In dueling town halls, Biden's command counters Trump's attacks
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fairly difficult
Analysis: In dueling town halls, Joe Biden's command of policy counters President Donald Trump's attacks
WASHINGTON — At 8:08 p.m. Thursday, Joe Biden explained why he trusts scientists — and not President Donald Trump — to tell the truth about the effectiveness of anti-coronavirus vaccines and treatments.

"President Trump talks about things that just aren't accurate about everything from vaccines: We're going to have one right away, it's going to happen and so on," Biden, the Democratic presidential nominee, said in a town-hall-style interview on ABC.

Seconds later, in a similar interview on NBC, Trump asserted, as he has for months, that the country is "rounding the corner" on neutralizing the disease and that the U.S. is "a winner" on "excess mortality" rates.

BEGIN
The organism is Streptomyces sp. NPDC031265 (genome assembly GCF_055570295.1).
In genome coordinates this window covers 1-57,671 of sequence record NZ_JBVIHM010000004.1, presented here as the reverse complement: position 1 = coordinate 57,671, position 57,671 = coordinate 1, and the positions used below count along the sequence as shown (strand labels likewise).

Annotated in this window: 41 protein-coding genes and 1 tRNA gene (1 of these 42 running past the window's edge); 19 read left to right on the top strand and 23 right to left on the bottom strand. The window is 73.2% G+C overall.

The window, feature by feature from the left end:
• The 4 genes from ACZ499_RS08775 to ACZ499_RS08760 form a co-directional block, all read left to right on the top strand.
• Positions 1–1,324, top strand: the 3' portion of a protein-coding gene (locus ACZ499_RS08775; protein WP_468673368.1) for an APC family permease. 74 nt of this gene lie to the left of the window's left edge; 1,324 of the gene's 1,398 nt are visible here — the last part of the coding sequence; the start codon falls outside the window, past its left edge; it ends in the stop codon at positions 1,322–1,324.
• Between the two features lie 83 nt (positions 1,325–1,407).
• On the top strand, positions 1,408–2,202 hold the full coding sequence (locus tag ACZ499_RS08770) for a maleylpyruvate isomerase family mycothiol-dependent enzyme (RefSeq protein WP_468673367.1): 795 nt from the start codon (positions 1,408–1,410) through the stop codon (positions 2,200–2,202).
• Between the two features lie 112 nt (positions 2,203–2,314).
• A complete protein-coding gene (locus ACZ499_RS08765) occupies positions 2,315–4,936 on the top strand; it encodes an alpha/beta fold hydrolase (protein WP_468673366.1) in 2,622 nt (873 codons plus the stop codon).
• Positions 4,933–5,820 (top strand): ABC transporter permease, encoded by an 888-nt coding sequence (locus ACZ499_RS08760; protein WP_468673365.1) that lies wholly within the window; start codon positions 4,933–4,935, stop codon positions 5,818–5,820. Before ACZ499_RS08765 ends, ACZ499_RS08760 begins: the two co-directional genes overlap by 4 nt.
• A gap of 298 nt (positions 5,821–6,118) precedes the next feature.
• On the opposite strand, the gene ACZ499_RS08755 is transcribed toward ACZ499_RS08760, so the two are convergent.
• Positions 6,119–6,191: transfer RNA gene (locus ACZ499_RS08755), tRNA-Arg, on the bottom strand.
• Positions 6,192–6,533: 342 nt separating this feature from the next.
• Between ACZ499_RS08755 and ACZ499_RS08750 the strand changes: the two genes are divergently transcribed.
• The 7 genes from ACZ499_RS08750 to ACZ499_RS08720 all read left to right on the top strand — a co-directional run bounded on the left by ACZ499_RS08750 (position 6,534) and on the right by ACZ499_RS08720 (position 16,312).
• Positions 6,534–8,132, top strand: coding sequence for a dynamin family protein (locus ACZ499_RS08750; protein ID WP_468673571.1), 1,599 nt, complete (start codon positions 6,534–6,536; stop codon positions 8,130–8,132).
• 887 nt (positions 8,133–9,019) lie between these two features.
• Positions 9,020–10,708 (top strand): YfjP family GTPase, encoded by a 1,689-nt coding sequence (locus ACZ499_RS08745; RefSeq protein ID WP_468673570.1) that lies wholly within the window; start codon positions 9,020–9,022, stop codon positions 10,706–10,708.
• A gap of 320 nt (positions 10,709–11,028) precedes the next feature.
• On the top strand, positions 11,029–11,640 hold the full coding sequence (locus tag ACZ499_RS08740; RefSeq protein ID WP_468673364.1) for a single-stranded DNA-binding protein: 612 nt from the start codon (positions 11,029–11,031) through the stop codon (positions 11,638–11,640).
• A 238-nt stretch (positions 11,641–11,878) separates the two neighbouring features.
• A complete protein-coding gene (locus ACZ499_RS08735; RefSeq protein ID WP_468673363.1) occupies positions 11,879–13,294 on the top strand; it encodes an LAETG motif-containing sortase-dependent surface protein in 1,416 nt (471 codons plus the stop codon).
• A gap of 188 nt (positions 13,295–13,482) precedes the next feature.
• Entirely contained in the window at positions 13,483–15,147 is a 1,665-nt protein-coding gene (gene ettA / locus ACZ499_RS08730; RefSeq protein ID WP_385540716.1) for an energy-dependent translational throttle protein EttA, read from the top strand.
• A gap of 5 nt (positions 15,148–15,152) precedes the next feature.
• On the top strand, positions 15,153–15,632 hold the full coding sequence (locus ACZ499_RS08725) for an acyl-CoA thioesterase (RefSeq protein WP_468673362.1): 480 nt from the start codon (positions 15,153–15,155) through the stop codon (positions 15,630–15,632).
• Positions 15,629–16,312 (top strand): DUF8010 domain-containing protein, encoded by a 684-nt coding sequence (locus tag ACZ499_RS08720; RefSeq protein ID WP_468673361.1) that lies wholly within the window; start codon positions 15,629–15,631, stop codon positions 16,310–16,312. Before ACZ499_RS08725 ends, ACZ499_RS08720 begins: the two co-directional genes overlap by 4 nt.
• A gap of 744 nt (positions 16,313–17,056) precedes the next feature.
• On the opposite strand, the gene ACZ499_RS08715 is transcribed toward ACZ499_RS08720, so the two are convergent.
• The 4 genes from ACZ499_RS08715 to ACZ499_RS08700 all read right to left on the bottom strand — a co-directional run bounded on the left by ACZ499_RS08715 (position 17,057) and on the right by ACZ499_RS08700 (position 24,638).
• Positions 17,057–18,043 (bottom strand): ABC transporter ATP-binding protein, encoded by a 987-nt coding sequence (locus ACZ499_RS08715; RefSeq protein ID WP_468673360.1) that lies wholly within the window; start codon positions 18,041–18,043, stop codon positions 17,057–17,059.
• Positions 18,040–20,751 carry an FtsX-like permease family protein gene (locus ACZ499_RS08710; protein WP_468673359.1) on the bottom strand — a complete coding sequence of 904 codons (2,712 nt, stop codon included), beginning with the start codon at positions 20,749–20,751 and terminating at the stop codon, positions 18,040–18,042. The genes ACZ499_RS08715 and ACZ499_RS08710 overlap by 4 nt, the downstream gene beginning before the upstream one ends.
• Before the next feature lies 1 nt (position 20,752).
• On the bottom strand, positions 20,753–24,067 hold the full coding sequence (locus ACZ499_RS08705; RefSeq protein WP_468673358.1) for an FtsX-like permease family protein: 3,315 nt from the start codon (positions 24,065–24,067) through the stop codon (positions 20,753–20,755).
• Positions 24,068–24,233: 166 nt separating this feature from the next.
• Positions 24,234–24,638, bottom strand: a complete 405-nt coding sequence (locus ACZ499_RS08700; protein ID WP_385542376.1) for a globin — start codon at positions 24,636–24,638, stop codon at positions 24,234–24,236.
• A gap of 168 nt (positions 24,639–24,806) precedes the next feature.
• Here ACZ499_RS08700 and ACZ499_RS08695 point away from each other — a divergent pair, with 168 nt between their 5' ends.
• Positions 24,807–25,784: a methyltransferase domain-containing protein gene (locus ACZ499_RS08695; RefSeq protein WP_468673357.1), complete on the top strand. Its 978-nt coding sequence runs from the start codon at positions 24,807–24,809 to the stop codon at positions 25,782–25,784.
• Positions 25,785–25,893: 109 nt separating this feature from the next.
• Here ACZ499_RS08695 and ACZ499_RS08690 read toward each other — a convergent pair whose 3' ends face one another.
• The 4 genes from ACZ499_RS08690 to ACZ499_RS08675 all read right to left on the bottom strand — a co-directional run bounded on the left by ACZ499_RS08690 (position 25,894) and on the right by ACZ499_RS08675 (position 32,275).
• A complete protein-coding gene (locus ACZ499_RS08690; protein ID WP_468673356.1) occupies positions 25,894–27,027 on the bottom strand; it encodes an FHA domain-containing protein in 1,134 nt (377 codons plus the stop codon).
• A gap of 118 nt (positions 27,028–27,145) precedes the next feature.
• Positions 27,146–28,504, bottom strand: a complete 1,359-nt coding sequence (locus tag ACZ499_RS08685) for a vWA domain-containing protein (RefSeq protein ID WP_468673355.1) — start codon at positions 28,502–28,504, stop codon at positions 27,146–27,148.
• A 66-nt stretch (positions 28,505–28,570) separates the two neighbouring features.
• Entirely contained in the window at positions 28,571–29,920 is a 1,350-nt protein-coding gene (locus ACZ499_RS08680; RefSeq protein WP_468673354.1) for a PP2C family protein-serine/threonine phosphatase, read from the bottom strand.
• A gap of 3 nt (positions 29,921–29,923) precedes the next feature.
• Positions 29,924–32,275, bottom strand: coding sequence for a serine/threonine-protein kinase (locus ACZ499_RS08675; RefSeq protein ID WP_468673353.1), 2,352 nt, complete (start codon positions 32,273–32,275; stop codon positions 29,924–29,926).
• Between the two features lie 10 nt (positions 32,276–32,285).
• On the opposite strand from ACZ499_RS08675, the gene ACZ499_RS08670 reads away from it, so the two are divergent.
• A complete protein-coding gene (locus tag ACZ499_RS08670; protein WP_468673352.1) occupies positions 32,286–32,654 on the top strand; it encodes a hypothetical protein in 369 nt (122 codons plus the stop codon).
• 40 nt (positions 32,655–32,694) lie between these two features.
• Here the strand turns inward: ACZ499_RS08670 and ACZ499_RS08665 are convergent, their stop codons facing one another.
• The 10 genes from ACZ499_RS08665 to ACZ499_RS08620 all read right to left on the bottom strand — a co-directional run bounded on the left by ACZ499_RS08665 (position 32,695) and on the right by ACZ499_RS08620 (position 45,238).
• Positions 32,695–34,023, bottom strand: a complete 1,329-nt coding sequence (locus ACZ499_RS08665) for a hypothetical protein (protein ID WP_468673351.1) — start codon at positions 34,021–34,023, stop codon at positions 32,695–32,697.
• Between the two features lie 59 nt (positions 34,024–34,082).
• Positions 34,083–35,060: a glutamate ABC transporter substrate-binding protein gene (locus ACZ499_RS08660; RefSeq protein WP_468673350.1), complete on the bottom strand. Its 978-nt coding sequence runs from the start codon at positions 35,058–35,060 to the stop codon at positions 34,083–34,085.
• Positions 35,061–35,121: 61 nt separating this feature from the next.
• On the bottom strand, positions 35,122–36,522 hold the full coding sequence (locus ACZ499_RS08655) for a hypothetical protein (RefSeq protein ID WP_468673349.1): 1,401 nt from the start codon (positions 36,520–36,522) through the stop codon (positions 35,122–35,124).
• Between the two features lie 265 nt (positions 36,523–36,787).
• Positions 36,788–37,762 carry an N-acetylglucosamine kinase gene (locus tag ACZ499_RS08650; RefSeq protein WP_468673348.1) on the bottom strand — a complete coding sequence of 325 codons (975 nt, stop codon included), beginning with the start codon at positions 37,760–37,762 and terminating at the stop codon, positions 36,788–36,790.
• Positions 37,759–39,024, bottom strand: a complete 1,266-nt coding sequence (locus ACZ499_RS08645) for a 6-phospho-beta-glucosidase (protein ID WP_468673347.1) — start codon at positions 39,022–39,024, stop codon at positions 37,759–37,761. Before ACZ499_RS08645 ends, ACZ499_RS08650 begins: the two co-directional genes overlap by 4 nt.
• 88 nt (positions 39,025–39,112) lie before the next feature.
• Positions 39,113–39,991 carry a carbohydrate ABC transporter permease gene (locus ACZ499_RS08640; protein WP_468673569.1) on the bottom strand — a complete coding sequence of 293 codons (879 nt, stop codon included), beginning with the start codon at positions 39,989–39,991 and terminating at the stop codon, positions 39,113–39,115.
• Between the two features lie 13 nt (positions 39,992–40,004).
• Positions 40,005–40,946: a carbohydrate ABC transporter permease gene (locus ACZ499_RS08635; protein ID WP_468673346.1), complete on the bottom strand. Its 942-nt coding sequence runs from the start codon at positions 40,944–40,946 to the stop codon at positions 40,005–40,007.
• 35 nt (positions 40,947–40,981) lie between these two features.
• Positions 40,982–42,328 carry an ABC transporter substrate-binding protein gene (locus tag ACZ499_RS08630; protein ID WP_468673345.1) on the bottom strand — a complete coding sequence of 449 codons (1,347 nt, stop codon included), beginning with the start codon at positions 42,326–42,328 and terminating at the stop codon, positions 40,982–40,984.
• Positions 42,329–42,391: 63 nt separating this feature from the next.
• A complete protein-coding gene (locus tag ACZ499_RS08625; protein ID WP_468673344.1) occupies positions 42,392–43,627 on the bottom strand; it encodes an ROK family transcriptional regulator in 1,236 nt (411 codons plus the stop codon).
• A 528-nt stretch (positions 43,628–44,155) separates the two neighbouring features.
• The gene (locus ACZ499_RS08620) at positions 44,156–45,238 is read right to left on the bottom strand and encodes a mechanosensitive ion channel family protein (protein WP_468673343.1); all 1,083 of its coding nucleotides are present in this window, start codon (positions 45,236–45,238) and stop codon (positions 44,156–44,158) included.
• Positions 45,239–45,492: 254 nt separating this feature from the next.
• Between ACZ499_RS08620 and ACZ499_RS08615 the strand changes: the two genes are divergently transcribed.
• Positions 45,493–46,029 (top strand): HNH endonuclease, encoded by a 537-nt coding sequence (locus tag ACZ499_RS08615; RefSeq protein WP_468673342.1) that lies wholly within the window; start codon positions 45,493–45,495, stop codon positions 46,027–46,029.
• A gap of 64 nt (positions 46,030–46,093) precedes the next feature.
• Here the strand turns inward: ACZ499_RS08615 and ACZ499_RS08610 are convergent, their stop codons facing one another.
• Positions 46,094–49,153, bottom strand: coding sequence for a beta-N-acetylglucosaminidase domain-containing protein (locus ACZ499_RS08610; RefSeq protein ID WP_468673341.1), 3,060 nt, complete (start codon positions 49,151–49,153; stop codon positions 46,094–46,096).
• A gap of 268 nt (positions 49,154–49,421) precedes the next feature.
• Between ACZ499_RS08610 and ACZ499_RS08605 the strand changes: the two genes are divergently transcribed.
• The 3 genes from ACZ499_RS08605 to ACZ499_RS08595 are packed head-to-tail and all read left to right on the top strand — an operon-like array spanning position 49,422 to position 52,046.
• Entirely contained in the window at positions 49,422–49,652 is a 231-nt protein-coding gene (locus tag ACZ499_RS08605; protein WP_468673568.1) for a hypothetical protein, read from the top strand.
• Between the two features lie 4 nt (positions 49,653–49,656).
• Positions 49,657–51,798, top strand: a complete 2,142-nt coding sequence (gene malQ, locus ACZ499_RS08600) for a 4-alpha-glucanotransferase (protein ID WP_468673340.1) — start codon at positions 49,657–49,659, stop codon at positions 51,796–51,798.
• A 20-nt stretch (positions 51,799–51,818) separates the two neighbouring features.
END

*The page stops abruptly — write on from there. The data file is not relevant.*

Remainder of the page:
"What we've done has been amazing," Trump said. "It's rounding the corner, and we have the vaccines coming and we have the therapies coming."

For just a moment — to anyone watching the two networks simultaneously — it looked like they were debating each other in a newfangled virtual format. But their dual town-hall-duel, brought about when Trump refused to debate remotely after contracting the coronavirus, created a diluted but effective study in contrasts.

Biden demonstrated a command of substance at odds with Trump's caricature of him as intellectually diminished, and Trump revealed that he is more inclined to water down his tone than change course.

Biden, freed from usual debate strictures to speak at length, spent much of the 90-minute event providing context for his thinking on several controversial topics. For example, he reiterated that he breaks from the progressive "Green New Deal" on climate change because he doesn't believe that harmful emissions can be reduced at the rate, or by all of the means, that the proposal demands.

Instead, he said, the economy needs time to "transition" away from fossil fuels, and he dug deep…
Jonathan Allen
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